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The Faith in Slow Motion  
The Catholic Faith in Slow Motion (no. 11)
I was fortunate in my seminary professors. I can recall some insight gained, some useful path of reflection laid out, in almost every course I took. But one seminar especially has followed me, or rather guided me, through the whole of my ministry. The course was entitled “Hospitality and Table Fellowship in the Bible”. We read together every text of Scripture in which a hospitality scene played an important role or in which hospitality was employed as a significant image for Christian faith and life.
The Catholic Faith in Slow Motion (no. 12)
It is not unlikely that many Christians may still imagine the resurrection appearances of the risen Jesus as ghost-like, as purely “spiritual”. It may be a shock to our preconceptions to hear the risen Christ ask, “Have you anything to eat” or “Come and have breakfast”. But such is the humility of God our Savior.

The Catholic Faith in Slow Motion (no. 13)
He presented himself alive to the apostles by many proofs after he had suffered, appearing to them during forty days and speaking about the kingdom of God. . . . When they had gathered together, they asked him, “Lord, are you at this time going to restore the kingdom to Israel?” He answered them, “it is not for you to know the times or seasons that the Father has established by his own authority. But you will receive power when the Holy Spirit comes upon you, and you will be my witnesses in Jerusalem, throughout Judea and Samaria, and to the ends of the earth.” When he had said this, as they were looking on, he was lifted up, and a cloud took him from their sight. (Acts 1:3, 6-9)
The Catholic Faith in Slow Motion (no. 14)
When the life-threatening illness is diagnosed, when one enters hospice care, when a particularly dangerous surgery is required: in such moments we are free to request the final sacraments. Better early than late. In this way, the dying Christian makes of his or her death a witness of faith to loved ones and an act of worship to God, Creator and Redeemer, claiming the grace promised to us in the hour of death.

The Catholic Faith in Slow Motion(no. 15)
Catholic Funerals Part 1: What the Church Teaches About Cremation
Hope in Christ teaches us to speak openly about death, to resist a culture of the denial of death. As death may come unexpectedly, it is important that we all think about funerals beforehand, and that we talk about them with our families.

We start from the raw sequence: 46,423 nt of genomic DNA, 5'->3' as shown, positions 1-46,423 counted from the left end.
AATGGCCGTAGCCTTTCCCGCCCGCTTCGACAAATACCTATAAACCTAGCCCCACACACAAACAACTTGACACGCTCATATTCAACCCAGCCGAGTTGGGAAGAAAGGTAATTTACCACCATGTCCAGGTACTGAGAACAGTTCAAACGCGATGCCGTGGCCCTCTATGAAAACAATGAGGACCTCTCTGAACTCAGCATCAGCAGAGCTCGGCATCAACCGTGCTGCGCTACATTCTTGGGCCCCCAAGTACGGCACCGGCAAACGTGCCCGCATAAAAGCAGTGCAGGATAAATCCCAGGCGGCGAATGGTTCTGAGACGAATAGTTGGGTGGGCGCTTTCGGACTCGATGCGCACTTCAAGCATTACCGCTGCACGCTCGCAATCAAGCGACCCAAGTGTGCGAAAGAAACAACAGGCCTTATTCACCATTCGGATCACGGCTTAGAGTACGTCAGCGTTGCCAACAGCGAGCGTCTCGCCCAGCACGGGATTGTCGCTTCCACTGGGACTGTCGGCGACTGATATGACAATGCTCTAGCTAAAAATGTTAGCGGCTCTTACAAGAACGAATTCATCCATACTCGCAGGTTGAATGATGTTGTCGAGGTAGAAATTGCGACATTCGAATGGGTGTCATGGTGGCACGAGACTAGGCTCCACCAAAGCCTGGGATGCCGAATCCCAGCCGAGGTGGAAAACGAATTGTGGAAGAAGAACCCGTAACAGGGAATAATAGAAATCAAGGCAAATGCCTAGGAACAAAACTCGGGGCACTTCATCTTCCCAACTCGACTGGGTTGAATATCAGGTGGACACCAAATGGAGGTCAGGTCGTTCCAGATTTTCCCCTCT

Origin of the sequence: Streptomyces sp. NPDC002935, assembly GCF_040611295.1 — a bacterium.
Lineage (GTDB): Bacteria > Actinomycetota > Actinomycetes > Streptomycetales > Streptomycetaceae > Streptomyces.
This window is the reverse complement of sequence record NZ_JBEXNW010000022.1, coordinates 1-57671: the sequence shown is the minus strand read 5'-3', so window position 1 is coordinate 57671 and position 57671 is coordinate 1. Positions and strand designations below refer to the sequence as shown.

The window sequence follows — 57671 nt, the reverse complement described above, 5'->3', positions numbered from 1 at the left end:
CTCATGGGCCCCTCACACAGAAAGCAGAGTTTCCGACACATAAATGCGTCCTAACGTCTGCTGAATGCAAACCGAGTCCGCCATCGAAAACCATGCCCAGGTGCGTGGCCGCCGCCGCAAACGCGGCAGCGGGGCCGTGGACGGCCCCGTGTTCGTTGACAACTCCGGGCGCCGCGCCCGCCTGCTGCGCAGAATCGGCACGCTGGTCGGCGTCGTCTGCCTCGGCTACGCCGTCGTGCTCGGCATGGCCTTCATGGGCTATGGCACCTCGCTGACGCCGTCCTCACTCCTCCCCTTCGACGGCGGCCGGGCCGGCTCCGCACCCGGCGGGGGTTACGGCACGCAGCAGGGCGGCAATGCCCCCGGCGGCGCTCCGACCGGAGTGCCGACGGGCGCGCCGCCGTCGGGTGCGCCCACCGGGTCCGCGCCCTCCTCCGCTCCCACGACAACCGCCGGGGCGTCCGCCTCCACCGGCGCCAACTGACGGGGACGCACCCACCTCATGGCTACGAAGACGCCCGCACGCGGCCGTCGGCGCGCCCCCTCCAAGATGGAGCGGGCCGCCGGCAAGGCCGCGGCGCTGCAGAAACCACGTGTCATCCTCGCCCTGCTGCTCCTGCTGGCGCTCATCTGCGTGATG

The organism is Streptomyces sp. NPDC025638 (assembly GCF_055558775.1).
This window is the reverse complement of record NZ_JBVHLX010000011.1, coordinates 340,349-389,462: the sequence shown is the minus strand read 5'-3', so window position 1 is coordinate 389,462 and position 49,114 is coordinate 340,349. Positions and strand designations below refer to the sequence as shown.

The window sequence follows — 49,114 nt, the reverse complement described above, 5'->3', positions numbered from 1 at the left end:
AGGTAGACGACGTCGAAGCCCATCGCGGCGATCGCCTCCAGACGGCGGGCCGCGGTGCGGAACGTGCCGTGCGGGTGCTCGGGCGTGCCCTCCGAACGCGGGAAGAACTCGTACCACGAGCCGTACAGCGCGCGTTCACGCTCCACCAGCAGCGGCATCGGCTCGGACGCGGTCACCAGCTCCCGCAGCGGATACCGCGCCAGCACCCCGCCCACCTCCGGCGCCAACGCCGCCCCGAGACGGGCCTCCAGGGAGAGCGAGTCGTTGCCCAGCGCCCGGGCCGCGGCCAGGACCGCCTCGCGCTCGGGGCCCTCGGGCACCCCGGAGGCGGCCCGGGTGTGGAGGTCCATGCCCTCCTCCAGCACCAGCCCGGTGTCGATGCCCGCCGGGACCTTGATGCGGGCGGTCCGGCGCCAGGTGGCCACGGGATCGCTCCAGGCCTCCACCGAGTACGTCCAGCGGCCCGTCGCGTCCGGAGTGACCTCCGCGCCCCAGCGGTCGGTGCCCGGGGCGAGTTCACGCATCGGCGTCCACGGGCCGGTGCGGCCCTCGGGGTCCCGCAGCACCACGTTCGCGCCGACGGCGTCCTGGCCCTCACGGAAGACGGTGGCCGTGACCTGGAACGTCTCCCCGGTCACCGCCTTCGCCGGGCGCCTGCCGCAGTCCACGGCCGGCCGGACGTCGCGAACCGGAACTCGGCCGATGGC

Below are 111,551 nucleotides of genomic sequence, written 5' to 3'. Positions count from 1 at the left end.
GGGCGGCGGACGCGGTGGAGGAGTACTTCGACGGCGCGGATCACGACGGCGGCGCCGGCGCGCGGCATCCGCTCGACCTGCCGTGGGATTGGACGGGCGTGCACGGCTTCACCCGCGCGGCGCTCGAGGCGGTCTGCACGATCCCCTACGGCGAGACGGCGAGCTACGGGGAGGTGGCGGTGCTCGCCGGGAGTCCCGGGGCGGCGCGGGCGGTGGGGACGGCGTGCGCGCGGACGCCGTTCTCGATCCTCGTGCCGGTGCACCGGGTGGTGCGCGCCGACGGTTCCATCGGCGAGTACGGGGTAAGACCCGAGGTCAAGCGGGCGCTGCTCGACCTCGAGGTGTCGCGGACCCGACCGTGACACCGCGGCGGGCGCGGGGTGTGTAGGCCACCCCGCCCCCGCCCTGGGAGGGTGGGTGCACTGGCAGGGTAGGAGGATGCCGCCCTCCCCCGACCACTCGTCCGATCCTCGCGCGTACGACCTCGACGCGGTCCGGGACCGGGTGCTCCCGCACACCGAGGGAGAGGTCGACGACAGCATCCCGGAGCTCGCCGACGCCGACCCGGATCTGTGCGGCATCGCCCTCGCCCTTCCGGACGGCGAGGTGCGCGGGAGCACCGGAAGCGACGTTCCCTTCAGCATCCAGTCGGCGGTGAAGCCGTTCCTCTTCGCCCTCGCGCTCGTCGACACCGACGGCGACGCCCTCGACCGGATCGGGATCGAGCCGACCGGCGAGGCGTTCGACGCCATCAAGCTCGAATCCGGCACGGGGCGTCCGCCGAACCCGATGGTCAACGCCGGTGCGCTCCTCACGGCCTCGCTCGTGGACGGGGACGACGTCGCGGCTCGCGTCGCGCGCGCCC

The Catholic Faith in Slow Motion (no. 16)
Catholic Funerals - Part 2 - A Eulogy?
A eulogy (sometimes several of them) is a familiar fixture at funerals. In the minds of many, this is exactly what a funeral is for – to recount the life of the deceased person, remembering especially his or her praiseworthy accomplishments, virtues, and good deeds. In fact, the eulogy is an age old genre of public address. It may seem surprising, then, that the Catholic Church (along with some other ecclesial communions) has a somewhat counter-cultural attitude toward eulogies. 

The Catholic Faith in Slow Motion(no. 17)
Grief and Joy Dwell Together (Christian Funerals, Part 3)
A Christian funeral is a time for grieving. Christians are not ashamed to weep over the work of death. And it is a time for repenting; Christians are honest about being sinners. But it is especially a time of rejoicing, even in the face of death. This “mood” at a Christian funeral takes us to the center of our Faith.
The Catholic Faith in Slow Motion(no. 18)

Praying Every Day
Many Christians, many Catholics, want to pray more — more often, more regularly, more deeply, more fervently. They sense that there is an “experience of prayer” that they are missing. But when they pray, their heart is dry, their mind is distracted, the will is weak. If this describes you, give thanks to God and pray that he will intensify this sense of failure!


The Catholic Faith in Slow Motion(no. 19)
Praying Every Day (2) 
Last time (Bulletin 8/24) we wrote about what St. Paul calls unceasing prayer – the thoughts and sighs, the silent cries for help, the “surge of the heart” (St. Therese of Liseiux) that the believer offers to God perpetually throughout the day. For the Christian, to live is to pray. But if we are to grow in faith and deepen our knowledge and love of God, our lives must be ordered also by a discipline of prayer.

The Catholic Faith in Slow Motion(no. 20)
Praying Every Day (3): The Fruits of Prayer
The “results” of our praying, are largely hidden. Nevertheless, we can speak of the promises of God that attend the call to prayer, and we have the long history of God's people who bear witness to the fruits of prayer – now and then made strikingly visible.


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